Northeastern Section - 54th Annual Meeting - 2019

Paper No. 49-6
Presentation Time: 8:00 AM-12:00 PM


TAYLOR, Kaitlin C.1, CHARNEY, Allison Beth1 and STEINEN, Randolph2, (1)Geological Sciences, Central Connecticut State University, 1615 Stanley St, New Britain, CT 06053, (2)Connecticut State Geological Survey, Connecticut Department of Energy and Environmental Protection, 79 Elm Street, Hartford, CT 06106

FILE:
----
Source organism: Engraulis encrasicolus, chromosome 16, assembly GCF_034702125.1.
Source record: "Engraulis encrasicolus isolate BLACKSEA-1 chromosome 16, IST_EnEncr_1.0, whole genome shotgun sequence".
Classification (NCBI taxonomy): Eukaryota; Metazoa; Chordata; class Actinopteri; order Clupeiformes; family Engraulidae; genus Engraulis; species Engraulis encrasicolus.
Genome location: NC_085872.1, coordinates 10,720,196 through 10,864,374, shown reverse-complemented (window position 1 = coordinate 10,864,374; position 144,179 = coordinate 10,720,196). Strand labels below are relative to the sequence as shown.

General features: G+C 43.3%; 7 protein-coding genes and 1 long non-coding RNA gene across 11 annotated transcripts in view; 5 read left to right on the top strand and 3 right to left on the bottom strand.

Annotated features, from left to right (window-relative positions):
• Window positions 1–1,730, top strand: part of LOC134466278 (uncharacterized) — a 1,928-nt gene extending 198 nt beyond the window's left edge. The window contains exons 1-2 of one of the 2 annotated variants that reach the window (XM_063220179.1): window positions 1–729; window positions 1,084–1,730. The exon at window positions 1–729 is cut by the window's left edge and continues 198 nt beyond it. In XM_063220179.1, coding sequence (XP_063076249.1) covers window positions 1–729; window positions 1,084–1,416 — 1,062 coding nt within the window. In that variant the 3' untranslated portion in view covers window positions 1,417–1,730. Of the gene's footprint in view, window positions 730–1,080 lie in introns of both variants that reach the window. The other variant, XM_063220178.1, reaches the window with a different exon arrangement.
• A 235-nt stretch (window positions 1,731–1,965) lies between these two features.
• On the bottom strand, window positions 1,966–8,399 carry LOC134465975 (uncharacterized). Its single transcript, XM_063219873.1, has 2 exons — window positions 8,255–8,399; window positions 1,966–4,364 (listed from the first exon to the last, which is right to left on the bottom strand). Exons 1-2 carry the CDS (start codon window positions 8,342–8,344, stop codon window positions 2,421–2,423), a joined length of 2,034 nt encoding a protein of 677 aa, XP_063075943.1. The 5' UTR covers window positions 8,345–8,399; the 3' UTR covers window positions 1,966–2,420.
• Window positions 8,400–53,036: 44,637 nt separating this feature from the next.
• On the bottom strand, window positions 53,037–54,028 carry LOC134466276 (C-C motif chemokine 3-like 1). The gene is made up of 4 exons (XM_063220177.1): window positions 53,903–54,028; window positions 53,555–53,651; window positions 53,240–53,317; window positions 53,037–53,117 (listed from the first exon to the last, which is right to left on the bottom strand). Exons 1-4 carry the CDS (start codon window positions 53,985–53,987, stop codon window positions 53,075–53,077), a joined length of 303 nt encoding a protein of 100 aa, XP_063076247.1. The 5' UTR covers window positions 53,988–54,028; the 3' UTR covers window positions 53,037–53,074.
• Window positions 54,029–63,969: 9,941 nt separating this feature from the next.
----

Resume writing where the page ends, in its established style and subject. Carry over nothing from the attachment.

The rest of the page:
Lamprophyres are uncommon, subvolcanic rock types that are characteristically silica undersaturated and contain abundant, exceptionally large, mafic phenocrysts and vesicles, which intrude into the upper to mid crust as dikes. A previously undocumented, 500 m long and 0.5-1.5 m wide lamprophyre dike that contains large phenocrysts was discovered in Wallingford, CT. The dike crosscuts a Talcott-aged diabase intrusion that formed during the first stage of the breakup of Pangea and is roughly parallel to the N-S regional tectonic joints. Previously, lamprophyres have only been found as float in CT, with the exception of one outcrop lacking the characteristic phenocrysts, located on Mt. Higby, 10 km to the north. In order to determine the petrogenesis of the lamprophyre, thin section analysis was performed to investigate the mineral textures of samples collected from the northern and southern ends of the dike, examining both the contacts and center of the dike at each locale. The lamprophyre primarily contains crystals of augite, titanaugite, biotite, and magnetite set in a groundmass of feldspar and glass. Augite is euhedral, and crystallized as single crystals or glomerocrysts and is more abundant than titanaugite. The first crystals to form were magnetite, indicated by the mineral’s presence on augite crystal growth edges. Augite, titanaugie and biotite all exhibit core to rim zoning, indicating that crystallization began inside a deeper magma chamber and then finished during dike emplacement. In contrast, the Talcott basalt is composed of augite, plagioclase, and lesser olivine and magnetite. Although it does contain augite glomerocrysts, it does not contain megacrysts. These petrological observations suggest that the phenocrysts and megacrysts in the dike are in equilibrium with the lamprophyre melt. Furthermore, we suggest the megacrysts are not zenoliths from a partially crystalline Talcott-basalt magma chamber nor inherited from the lower crust. Preliminary lamprophyre whole rock major and trace element compositions portray a silica undersaturated melt, 42.16 wt% SiO2, that relative to Hartford basin basalts, is enriched in K but not Na, Zr and Ti but not Y, and also Sr, P, Nb, and Ce.